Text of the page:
Harald Aabrekk

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Harald Aabrekk
Harald Aabrekk 2006-06-06 (crop).jpg
Aabrekk in 2006
Personal information
Full name Harald Olav Aabrekk
Date of birth (1956-02-22) 22 February 1956 (age 58)
Place of birth Nordfjordeid, Norway
Playing position Midfielder
Youth career
0000–1973 Eid
Senior career*
Years Team Apps (Gls)
1974–1982 Sogndal 133 (35)
1978 Brann 1 (0)
Teams managed
1983–1984 Eid
1985–1986 Sandane
1987–1989 Stryn
1990–1992 Sogndal
1993–1995 Tromsø
1998–1999 Brann
2002–2005 Haugesund
2007 Vålerenga
2010–2011 Sogndal
2015– Aalesund
* Senior club appearances and goals counted for the domestic league only.
† Appearances (Goals).

Harald Olav Aabrekk (born 22 February 1956) is a Norwegian football coach and a former player. He played for Sogndal and Brann in the Tippeligaen, Norway's top professional football league. He has been head coach of Sogndal, Tromsø, Brann, Haugesund, and Vålerenga, and has also served as an assistant coach for the Norwegian national football team.

Playing career[edit]

Aabrekk made his debut for Sogndal in 1974 in the Norwegian Second Division (the third tier of Norwegian football).[1][2] Except for a short spell at SK Brann, where he played a match in the Tippeligaen (the top division) in 1978,[3] he played for Sogndal throughout his career and was a major contributor to their promotion to the Norwegian First Division in 1981. He scored Sogndal's first goal in that division, against Molde in 1982.[2] He played a total of 133 league games from 1973 to 1982, including 22 matches in the First Division in 1982.[1]

Coaching career[edit]

Aabrekk started his coaching career in his home county, Sogn og Fjordane, at lower-league clubs Eid, Sandane, and Stryn,[4][5] before becoming head coach of Sogndal. In 1990, his first season with them, Sogndal was promoted to the Tippeligaen in spite of a 5–0 loss against Bryne in their first home match.[2] He then served as head coach of Tromsø in the Tippeligaen from 1993 to 1995.[6]

In 1995, during a match against Bodø/Glimt, Aabrekk tried to stall for time by acting as if he were injured after he was run down by Bodø/Glimt's physiotherapist Truls Karlsen. Although uninjured, he was taken by ambulance to hospital.[7] In an interview with Verdens Gang, he excused his behavior by saying, "I felt I was lying on the ground a bit too long, and I did not dare to get up so I stayed on the ground. I lay there and was thinking, 'What's going on?' It was not planned, and it was definitely not very smart. I would rather call it a blackout." This episode, according to the Norwegian newspaper Dagbladet, was the third worst case of acting in the history of football.[7]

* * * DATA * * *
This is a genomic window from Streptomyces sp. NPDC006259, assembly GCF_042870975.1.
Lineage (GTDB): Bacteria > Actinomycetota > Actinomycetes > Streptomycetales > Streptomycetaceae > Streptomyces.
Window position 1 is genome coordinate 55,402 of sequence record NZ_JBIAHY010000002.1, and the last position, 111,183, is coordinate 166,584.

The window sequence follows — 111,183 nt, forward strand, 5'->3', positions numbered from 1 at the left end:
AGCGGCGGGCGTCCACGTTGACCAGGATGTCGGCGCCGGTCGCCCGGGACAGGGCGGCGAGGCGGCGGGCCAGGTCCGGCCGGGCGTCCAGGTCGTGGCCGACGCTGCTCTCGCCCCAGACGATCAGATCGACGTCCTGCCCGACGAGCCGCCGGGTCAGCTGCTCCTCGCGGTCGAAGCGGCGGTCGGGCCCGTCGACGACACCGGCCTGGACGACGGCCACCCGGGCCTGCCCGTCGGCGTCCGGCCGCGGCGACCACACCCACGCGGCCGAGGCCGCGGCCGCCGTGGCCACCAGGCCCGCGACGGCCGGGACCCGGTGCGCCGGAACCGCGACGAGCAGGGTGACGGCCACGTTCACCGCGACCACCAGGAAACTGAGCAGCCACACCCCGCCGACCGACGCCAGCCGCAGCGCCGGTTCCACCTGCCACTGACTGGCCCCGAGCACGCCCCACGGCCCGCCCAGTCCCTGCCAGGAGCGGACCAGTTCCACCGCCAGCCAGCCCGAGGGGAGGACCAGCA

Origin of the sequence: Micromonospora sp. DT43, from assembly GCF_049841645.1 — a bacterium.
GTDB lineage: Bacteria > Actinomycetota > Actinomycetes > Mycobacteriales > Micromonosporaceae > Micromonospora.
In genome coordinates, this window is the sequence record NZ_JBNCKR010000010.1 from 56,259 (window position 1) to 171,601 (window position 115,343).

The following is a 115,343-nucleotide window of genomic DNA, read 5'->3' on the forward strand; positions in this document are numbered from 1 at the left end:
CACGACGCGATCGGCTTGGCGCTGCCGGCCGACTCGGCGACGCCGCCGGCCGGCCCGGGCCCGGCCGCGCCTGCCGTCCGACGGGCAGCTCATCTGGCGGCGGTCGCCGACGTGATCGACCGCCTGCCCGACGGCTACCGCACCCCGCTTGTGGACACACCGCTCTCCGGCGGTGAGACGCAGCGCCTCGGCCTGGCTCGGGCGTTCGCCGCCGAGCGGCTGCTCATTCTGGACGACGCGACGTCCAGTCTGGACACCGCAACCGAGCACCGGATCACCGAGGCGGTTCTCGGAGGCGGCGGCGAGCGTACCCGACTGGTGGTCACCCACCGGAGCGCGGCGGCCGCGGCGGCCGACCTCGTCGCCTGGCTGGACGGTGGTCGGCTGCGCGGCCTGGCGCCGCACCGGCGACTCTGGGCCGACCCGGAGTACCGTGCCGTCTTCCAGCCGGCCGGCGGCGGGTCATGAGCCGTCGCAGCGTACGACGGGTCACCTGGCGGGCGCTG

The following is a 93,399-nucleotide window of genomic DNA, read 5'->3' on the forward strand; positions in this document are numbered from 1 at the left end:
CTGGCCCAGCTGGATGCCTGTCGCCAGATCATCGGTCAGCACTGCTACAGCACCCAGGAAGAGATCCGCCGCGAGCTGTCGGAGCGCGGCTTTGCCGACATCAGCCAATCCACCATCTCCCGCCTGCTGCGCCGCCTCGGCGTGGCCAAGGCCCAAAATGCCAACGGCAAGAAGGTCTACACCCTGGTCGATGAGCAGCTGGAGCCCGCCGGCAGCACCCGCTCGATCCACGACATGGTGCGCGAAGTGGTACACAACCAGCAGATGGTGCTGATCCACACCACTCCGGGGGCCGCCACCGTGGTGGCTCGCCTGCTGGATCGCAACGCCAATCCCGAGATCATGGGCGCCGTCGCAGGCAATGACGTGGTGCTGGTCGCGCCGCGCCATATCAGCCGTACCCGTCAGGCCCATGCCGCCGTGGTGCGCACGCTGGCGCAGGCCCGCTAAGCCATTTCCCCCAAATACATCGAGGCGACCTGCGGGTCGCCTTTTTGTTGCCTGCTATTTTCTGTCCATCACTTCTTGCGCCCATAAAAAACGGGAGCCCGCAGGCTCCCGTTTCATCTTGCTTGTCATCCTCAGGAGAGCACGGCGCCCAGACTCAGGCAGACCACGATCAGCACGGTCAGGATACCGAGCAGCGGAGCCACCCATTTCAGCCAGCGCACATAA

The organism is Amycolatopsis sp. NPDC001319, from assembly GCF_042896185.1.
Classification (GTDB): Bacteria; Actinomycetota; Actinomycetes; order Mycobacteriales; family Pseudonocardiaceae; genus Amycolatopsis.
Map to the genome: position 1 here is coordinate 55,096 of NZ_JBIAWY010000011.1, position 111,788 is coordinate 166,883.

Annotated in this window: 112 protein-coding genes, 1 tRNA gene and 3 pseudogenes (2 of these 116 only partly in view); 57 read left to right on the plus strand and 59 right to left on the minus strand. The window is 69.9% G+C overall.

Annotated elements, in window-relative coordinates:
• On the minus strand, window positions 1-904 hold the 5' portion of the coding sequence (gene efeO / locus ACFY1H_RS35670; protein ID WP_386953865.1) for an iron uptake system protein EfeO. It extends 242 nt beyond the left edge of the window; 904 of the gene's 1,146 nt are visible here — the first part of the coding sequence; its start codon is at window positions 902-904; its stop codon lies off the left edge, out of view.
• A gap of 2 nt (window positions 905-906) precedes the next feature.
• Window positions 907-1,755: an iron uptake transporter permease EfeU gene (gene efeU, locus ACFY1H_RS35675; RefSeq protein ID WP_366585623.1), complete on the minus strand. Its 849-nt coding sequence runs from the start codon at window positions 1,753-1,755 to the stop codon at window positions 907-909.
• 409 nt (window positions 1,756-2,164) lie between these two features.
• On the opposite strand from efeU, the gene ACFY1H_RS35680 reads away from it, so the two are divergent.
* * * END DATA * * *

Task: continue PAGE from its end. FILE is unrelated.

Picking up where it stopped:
Aabrekk later worked for the Football Association of Norway as a coordinator for youth development in Western Norway. He also served as Nils Johan Semb's assistant coach for the Norwegian under-21 team from 1992 to 1998, and when Semb succeeded Egil Olsen as head coach of the Norwegian national team in 1998, Aabrekk became assistant coach of the national senior team.[6] At the same time, he worked as Kjell Tennfjord's assistant in Brann, and in the summer of 1998 he became their head coach.[8] After leading Brann to the finals of the 1999 Norwegian Cup, where they lost 2–0 against Rosenborg,[9] he received a one-year leave of absence to work full-time as assistant coach of the national team during their preparations for the UEFA Euro 2000 football championship. He resigned from his job at Brann without returning,[8][10] because Brann had already hired Teitur Thordarson as their head coach and offered Aabrekk a position in their youth department, a job Brann claimed it was impossible to combine with the position of assistant coach of the national team.[11]

In 2002 Aabrekk joined Sogndal as Torbjørn Glomnes's assistant coach[6] and saved the team from relegation.[12] On 17 September 2002 Haugesund announced that Aabrekk would join them as head coach on 1 December.[13] In a match against Start on 19 October 2003, Aabrekk told referee Bjørn Hansen that he was "bought and paid for" twice after Aabrekk was dismissed from the bench.[14] He was at Haugesund until the end of the 2005 season,[6] when he joined Vålerenga's coaching staff along with Egil Olsen and Petter Myhre.[15] On 27 July 2007 Myhre resigned as head coach of Vålerenga and Aabrekk was appointed head coach as caretaker.[16] Following two wins and a draw in the next three matches, Vålerenga gave him the job until the end of the season.[17]